Finding extra time to read the Bible and to pray more than usual as we approach Easter can be difficult but will be rewarded. It’s important to remember that everything we have is not really ours and that its borrowed from God anyway. Have you noticed how, whenever Jesus needs anything He always borrows it, his crib, the donkey, the boat He borrowed to preach from, the loaves and fishes from the boy that fed the 5000. He even had to borrow His tomb from Joseph of Arimethea.

Both our time and our life are not ours to keep, they belong to God, and its only when we realise just how important Jesus is that we will be prepared to give them up for Him. Jesus doesn’t just want to be King of our hearts today. He wants to be king of our hearts all of the time. Holy Week is the perfect time to really make an effort with this because of the extra opportunities there are to come together at church everyday this week.

But, as in the story I told earlier, not because you have been hammered into that position by me or anyone else. It must be something that we do out of a willing obedience. I don’t want to give anyone ‘cauliflower ears’, rather that we have a full sense of just how much Jesus did for us - and then think about how we feel about entering into Holy Week. When we see how He went willingly into His terrible ordeal can we really say we can’t, or won’t, be bothered to make extra time for Him this week? We read about the crowds acclaiming Him as king, just as we do today. In reality are we more like those religious leaders who knew that following Jesus was more costly a price than they wanted to pay?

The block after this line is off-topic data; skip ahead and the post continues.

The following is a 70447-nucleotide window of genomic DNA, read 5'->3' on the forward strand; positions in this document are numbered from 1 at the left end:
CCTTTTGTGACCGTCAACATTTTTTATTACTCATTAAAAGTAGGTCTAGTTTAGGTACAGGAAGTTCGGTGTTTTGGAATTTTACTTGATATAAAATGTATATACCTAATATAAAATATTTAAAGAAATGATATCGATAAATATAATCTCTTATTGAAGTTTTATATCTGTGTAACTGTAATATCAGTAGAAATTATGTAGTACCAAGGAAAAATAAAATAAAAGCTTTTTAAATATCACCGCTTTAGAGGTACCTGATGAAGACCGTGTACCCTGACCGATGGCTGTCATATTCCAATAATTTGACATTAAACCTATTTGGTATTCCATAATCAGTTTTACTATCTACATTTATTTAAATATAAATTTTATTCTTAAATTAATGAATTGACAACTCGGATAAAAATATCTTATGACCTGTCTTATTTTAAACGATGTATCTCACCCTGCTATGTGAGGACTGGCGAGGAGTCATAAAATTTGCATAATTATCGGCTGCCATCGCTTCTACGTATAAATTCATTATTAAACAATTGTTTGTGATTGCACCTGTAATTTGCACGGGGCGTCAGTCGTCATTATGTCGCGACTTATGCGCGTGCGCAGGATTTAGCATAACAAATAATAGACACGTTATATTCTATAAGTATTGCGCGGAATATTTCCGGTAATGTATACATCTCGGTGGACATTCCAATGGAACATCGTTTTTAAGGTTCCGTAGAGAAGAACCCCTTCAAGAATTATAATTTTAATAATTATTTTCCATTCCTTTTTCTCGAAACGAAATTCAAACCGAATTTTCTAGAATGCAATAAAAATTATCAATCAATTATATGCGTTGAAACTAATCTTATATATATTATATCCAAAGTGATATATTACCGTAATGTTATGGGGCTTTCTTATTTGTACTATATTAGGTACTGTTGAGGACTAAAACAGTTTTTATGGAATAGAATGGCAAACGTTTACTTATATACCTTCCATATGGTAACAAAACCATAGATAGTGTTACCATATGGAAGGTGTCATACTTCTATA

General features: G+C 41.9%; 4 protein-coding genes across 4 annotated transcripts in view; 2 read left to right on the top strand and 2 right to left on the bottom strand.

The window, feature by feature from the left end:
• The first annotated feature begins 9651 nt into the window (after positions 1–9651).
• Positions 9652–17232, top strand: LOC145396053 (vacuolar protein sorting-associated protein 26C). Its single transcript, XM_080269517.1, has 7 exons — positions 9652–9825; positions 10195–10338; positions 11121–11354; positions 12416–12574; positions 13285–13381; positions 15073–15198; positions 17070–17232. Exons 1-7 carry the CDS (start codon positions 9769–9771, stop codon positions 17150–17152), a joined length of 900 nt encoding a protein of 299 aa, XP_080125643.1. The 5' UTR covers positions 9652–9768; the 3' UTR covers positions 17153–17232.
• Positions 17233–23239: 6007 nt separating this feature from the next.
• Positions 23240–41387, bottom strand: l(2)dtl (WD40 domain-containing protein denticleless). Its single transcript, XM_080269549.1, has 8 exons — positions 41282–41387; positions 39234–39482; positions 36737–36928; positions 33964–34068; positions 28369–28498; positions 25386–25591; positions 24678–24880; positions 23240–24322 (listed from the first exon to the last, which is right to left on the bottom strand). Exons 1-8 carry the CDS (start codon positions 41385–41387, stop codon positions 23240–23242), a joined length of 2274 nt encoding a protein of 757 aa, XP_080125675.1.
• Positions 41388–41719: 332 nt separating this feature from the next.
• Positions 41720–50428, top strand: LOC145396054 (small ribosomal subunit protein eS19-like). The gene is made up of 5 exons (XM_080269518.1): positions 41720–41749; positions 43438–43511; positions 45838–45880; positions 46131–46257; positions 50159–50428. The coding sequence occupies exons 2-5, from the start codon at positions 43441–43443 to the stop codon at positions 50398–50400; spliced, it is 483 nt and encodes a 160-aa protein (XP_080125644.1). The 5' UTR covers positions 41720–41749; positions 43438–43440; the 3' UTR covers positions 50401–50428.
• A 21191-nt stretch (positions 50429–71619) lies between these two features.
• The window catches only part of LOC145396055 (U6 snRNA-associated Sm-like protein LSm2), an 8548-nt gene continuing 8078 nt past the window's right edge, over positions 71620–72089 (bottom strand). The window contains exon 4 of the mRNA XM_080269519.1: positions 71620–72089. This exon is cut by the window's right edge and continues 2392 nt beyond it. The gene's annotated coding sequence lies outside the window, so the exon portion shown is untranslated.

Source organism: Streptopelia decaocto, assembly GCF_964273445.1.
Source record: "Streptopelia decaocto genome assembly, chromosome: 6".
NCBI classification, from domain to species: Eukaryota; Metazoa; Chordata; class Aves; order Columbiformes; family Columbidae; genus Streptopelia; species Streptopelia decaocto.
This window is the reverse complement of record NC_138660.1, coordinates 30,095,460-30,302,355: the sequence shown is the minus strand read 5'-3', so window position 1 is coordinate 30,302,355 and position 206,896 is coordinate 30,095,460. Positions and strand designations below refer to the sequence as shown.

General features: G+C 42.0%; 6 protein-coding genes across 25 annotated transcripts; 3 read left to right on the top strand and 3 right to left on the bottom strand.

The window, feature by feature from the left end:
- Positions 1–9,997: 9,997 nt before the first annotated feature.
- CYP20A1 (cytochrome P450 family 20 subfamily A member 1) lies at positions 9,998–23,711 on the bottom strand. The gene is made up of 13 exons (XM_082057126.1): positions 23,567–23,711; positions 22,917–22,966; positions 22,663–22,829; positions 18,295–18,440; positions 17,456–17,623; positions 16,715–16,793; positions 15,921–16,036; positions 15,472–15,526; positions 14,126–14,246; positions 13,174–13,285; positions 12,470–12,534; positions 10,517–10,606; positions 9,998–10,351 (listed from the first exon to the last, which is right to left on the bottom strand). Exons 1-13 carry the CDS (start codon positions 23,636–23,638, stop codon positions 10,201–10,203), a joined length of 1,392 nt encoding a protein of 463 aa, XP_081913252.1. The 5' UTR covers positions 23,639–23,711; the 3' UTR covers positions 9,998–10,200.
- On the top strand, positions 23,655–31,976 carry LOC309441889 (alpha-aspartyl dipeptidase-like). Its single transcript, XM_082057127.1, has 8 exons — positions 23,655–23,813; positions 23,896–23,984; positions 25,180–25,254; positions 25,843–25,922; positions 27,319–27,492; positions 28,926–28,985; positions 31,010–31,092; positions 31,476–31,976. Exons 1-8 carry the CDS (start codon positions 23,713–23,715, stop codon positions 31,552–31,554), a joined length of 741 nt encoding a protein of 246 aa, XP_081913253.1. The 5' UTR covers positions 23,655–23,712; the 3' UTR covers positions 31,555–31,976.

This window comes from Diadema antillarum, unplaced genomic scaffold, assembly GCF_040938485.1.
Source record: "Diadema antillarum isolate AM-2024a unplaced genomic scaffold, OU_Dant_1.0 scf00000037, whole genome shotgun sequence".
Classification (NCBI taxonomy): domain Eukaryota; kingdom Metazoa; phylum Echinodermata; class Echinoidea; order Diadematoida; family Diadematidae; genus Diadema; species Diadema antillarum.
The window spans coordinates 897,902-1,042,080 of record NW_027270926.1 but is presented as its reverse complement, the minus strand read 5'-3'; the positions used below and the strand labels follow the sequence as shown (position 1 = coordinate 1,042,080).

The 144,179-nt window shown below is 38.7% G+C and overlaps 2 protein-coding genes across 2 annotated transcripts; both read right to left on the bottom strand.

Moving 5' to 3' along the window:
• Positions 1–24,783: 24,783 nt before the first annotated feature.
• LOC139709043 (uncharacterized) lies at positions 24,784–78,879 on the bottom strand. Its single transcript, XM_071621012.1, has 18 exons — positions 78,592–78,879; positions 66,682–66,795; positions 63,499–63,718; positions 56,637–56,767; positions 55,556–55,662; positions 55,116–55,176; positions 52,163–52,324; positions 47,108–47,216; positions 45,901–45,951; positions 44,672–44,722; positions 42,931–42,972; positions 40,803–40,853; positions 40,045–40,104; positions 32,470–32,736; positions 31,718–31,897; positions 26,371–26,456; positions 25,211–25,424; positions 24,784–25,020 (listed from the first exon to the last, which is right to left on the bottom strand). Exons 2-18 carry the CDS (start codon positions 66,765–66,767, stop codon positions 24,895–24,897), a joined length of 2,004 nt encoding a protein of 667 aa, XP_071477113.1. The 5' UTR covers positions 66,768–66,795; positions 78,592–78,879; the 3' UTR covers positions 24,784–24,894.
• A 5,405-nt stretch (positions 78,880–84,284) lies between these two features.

We need to know that we have not been hammered into doing it but loved into doing it. William Barclay says that we should note where our worship comes from:

It comes from love. Jesus won the hearts of men, not by blasting them with power, but by showing them a love they could not resist. At the sight of this person who laid his glory by for men and loved them to the extent of dying for them on a cross, men’s hearts are melted and their resistance is broken down. When men worship Jesus Christ, they fall at his feet in wondering love. They do not say “I cannot resist a might like that,” but, “Love so amazing, so divine, demands my life, my soul, my all.” Worship is founded, not on fear, but on love.

Let’s pray that this Holy Week will be a time when we allow Jesus to enter into our hearts in a new and much deeper way. Amen